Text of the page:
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Parliamentary Joint Committee recommends safe space for HSSIB but not for NHS Trusts
The Parliamentary Joint Committee has reported on the draft Health Service Safety Investigations Bill, which sets out the government’s plans for an independent Health Service Safety Investigations Body (HSSIB) to carry out ‘safe space’ patient safety investigations.
Why is the HSSIB needed?
The report introduces the need for HSSIB against a background of ‘commonplace and widespread’ avoidable risks to patient safety in UK healthcare, causing 12,000 avoidable deaths, and 1.4 million incidents, of which 24,000 are serious, each year.
Recent public enquiries...
“...have revealed a system that is slow to detect and learn from mistakes and individuals who have suffered harm feel that the procedures for investigating incidents are over-complicated, ineffective and, in some cases, are designed to protect clinical staff and hospitals rather than discover the truth. At the same time, staff believe that they are unfairly blamed when things go wrong for reasons outside their control.”
In April 2017, the government set up the Healthcare Safety Investigation Branch (‘HSIB’), an NHS-Improvement-controlled branch of the Department of Health (DHSC), to investigate a small number of patient safety incidents, to encourage learning from failures and to improve patient safety. When the House of Commons Public Administration Select Committee (PASC) raised concerns that HSIB lacks the independence and power to carry out effective investigations, new legislation was drafted to create an independent HSSIB, accountable directly to Parliament, whose investigations would have ‘safe space’ protection from disclosure.
How will the HSSIB operate?
HSSIB will be an independent organisation empowered to investigate serious patient safety incidents to improve the safety of patients receiving NHS and private healthcare in England. It will ‘prioritise the consideration of human factors as causes of the failures it identifies’ but won’t apportion blame.
Operating completely independently from NHS or government, HSSIB’s reports are intended to be comprehensive, with no ‘no go’ areas, transparent and impartial, an intention upheld by the Committee when it asked the government to remove the clause giving the Secretary of State power to influence HSSIB investigations. The report says HSSIB must be accountable directly to Parliament, with HSSIB’s chair and chief investigator both subject to pre-appointment scrutiny by the Commons Health and Social Care Committee, which will also review the quality of HSSIB’s investigations and reports and their effect on patient safety. The legal framework for HSSIB must also undergo post-legislative review within three years of HSSIB starting work.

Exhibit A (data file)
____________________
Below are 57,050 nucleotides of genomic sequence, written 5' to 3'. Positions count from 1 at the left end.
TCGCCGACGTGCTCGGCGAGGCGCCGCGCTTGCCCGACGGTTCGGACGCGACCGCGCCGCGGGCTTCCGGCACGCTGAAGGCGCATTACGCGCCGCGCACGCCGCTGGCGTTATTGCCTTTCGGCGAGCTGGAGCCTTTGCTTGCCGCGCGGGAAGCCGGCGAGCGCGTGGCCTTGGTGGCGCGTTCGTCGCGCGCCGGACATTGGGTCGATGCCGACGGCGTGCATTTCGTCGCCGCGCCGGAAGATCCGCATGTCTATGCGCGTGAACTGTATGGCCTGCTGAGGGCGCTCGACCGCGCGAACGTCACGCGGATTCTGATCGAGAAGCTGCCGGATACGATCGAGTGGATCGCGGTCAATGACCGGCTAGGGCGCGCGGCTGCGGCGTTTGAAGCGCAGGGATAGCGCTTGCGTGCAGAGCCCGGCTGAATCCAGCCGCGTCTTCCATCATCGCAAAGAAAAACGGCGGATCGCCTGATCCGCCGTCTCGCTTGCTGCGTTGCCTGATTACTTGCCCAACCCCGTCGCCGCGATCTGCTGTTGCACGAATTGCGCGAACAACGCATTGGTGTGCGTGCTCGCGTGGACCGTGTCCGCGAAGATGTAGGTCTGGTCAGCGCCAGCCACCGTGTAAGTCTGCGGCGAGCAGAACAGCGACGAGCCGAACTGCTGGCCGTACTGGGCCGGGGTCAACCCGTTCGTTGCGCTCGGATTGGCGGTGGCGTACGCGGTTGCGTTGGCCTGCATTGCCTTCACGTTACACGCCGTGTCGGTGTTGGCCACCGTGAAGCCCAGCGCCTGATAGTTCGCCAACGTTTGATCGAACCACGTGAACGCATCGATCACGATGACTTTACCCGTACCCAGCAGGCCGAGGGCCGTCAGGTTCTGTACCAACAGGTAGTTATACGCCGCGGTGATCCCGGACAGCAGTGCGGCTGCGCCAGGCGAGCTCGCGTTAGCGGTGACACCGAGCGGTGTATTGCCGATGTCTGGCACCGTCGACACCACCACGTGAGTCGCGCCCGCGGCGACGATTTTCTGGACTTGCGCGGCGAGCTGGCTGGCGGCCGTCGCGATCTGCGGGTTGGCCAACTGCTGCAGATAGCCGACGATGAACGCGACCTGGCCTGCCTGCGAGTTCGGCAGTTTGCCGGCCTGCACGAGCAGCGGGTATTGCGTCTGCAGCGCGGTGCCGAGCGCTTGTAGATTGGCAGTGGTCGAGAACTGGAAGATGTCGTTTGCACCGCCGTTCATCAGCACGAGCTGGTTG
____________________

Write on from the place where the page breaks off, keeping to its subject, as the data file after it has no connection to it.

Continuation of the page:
HSSIB investigations will be protected by ‘safe space’
A primary purpose of the Bill is to give HSSIB statutory power to investigate within ‘safe space’. The Committee agreed that HSSIB investigations must have ‘safe space’ protection. Aside from HSSIB investigations, health professionals remain bound by their professional (regulated) duty of candour and their legal duty (enforced by the Care Quality Commission (CQC) ) to apologise and inform patients who have been harmed by their care, but the Committee recognised that in practise, healthcare professionals don’t speak out about safety issues for reasons including deference to senior staff or management, fear of bullying or damage to their career. Given HSSIB’s mandate to improve safety by investigating the cause of common failings, the assurance of a ‘safe space’ in which anything said will not be disclosed was regarded as vital for health professionals to speak freely to HSSIB. The Committee recommended that ‘safe space’ protection be extended to any information (other than that which would be disclosable in any event by the Secretary of State or an NHS body) given to HSSIB to promote patient safety, whether or not that information results in an investigation.